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How I Interview

As engineers, when we are asked to interview someone our primary directive is to assess someone’s technical abilities. In fact, not just a passing assessment, but an assessment with a high degree of confidence. We need to know with as much certainty as possible this person is capable of doing the job. This is a team member, someone who will be relied upon and if they can’t pull their own weight it will be felt by everyone else on the team.

There are many different ways people can interview and I feel like I’ve been through them all. I was once asked to write up a sample DNS record on a white board when interviewing for a design/front end position because I had server admin with dns and others listed as experience on my resume. Pro tip: cull your resume to be relevant to the position you are applying for. Showing breadth of experience is great but make sure it’s focused to the gig.

I have seen people do the white board thing, ask all sorts of academic questions, look at portfolios live in the interview, pair program and even give written tests. I think people sometimes get caught up in the position of power that comes with being an interviewer and use that to pass judgement on others. That’s where I lose my patience with this whole thing. The goal here is to find someone you want to work with and wants to work with you. I submit to you there are at least a few better ways which I currently use.

The Conversation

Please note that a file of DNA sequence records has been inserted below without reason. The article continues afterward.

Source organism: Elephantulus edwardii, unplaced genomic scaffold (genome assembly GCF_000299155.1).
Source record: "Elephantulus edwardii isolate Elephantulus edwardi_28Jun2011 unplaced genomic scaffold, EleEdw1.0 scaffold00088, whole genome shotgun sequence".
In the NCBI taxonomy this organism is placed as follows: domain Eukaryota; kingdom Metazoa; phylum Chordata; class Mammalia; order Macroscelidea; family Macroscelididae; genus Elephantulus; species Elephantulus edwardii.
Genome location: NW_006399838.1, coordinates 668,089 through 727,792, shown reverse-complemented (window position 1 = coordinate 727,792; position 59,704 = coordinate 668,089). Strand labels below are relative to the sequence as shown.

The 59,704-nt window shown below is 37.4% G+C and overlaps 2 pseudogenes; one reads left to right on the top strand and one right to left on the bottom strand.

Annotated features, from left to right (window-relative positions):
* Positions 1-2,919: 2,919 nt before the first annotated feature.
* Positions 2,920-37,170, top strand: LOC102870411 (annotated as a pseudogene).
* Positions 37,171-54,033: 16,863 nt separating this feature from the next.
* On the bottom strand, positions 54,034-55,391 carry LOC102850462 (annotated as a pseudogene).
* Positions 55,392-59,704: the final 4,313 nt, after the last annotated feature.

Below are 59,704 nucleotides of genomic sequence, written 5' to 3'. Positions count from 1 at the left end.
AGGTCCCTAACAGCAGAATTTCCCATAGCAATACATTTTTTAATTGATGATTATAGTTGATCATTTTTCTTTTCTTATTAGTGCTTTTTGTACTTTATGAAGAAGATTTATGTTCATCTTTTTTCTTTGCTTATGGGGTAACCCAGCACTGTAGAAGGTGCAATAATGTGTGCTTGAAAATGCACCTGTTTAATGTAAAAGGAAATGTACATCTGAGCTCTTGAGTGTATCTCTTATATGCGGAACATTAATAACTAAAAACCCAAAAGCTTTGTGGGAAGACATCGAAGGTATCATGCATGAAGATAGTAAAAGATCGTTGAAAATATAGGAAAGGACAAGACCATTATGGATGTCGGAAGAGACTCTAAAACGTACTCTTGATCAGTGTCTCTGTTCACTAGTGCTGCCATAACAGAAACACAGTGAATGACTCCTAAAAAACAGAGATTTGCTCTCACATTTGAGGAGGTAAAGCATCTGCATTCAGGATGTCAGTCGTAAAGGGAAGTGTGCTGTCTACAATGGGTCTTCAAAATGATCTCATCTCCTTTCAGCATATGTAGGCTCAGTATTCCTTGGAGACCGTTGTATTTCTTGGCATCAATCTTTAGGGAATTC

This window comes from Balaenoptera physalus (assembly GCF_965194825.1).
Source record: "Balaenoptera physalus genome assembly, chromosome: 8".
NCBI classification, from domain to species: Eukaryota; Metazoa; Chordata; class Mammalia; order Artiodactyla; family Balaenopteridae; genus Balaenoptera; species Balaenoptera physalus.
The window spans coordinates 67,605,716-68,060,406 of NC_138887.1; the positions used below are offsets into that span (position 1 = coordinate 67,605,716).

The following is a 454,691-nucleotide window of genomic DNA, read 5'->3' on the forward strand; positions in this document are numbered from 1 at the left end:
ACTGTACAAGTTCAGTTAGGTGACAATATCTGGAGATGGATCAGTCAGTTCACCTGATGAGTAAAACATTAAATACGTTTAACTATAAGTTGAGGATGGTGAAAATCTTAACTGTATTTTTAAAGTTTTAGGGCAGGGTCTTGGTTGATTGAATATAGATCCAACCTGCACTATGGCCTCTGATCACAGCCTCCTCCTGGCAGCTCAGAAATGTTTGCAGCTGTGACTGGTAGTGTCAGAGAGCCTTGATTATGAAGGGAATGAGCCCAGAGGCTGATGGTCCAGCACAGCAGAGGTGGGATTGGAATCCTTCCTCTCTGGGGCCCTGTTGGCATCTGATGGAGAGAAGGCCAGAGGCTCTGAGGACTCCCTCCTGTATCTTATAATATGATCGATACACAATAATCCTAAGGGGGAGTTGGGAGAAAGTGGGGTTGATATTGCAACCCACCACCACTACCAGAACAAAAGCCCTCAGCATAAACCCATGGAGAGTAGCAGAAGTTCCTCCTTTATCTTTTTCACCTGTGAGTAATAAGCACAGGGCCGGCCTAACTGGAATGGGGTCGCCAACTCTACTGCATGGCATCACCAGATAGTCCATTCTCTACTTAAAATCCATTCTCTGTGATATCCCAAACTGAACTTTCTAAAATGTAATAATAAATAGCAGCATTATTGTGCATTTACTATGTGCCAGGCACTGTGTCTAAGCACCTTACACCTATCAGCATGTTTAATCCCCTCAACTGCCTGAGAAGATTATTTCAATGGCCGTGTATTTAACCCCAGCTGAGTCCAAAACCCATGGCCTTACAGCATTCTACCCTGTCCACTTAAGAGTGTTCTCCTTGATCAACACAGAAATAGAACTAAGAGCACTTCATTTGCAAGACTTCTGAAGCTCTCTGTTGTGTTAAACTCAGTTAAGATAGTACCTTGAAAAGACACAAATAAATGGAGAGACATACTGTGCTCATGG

I was inspired by the way frog interviewed me (despite not offering me the job). It was conversational, comforting even. We talked about various things I had done, occassionally drilling down into details of why or how I did something. They got me talking about my experience and got a gauge of my technical acumen without ever grilling me. This has influenced my interview process heavily. My current personal technique is based heavily on that.

Pair Programming

The other interview that helped form my ideology was at GLG. One of the engineers came in with a laptop, sat it down and told me had setup an endpoint to POST a form to and mocked up a loose form. He wanted to sit with me while I coded up an XHR submit, take the response and show it on the page. He had a few text editors and an IDE. I asked a few questions about intents and constraints and then started. Right off the bat, I couldn’t remember the XHR method signature. “That’s ok, we have internet”, he said. I pulled up the reference and we’re off. Along the way he asked me a few questions about my methodology and I explained at various places the shortcuts I was taking for the purposes of an interview that I wouldn’t do in a production environment (and what I would do in said environment). We knocked it out in about 10 minutes and spent the rest of the time talking about the company, various challenges of the gig, etc.

Test Driven Interviewing

I’m constantly working on my process and am really liking this new project from who else but Rebecca Murphey. I like it so much I’m going through it myself and doing pull requests for things. It’s a fantastic little project and I intend to start working it into my rotation.

After all this prattling, my message is simple, you can gauge people’s skill level without having to exert your power over someone or asking them to memorize inane details or pass some sort of academic exercise that just isn’t relevant in the real world. Eyes on the prize, finding a new great team member.

About

Hi, my name is Mike Cravey and I am a geek. This is my personal echo chamber for things tech related and well, whatever else I’m comfortable throwing out into the world.

I’m a UI Engineer at WhaleShark Media here in Austin, TX. When I’m not working on our products (and sometimes when I should be) I play with my dotfiles repo and am constantly trying to find new tools/processes.

Contact

Have something to say you would like me to hear? Feel free to drop me a line at any one of the following fine establishments (or anywhere else you see me):